In addition to the mining boom, much building in the late 1880’s was due to the necessity to replace wooden structures lost to fires. A major fire destroyed most of the business buildings on the west side of Main Street between Valley and Court Avenues in 1888. Buildings of brick and stone replaced the razed structures.
By the early 1900s, Baker stonemason John Jett had mastered his trade, expanding from rock foundations and ornamentation to entire stone buildings. City Hall was built in 1903, St, Francis Cathedral in 1905, the Carnegie Library in 1909, the Pythian Castle in 1907, the Oddfellows Lodge in 1907 and the Rand Building in 1908. The tuff used in their construction was quarried 12 miles southeast of the city, near Pleasant Valley. The stone was easily worked when quarried, then hardened with exposure, providing distinctive texture for downtown. These banner building years were capped with the construction of the Post Office in 1910 and the Y.M.C.A. in 1912.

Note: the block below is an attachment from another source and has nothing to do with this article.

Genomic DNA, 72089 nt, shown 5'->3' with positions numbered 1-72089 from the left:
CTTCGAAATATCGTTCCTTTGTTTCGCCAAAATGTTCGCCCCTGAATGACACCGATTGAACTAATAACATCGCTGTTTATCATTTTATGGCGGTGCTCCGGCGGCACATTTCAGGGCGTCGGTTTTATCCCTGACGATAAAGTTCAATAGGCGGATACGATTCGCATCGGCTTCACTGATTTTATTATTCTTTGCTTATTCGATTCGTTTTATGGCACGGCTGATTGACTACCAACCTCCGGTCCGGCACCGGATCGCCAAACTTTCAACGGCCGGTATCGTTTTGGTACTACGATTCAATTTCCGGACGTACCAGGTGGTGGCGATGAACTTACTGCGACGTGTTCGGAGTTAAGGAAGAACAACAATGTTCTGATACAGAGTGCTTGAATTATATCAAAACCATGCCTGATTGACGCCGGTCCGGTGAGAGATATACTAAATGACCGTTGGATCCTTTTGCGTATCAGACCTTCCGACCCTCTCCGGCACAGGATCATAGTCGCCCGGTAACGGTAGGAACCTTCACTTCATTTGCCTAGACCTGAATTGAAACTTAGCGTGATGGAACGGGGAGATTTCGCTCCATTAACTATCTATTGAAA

Baker residents indicated their desire for a more cosmopolitan image in 1911 when they voted to drop the work “City” from their town’s name.
After the boom years, downtown building activity remained relatively dormant for many years. After World War II, however, a number of property owners sought to “modernize” the appearance of their buildings with new plaster fronts. These facades covered the original architectural details on many commercial buildings.
In recent years, an awareness of the value of this architectural heritage has been rekindled and a number of property owners have removed the unsympathetic remodeling features and have restored their properties’ historic features. This movement has been encouraged by Historic Baker City, Inc.
The buildings and houses selected for the walking/driving tours relate a cultural and architectural history unique to this city. They are our link to Baker City’s heritage. (Courtesy and permission of Historic Baker City Inc., Baker, Oregon, 1986). (JRE)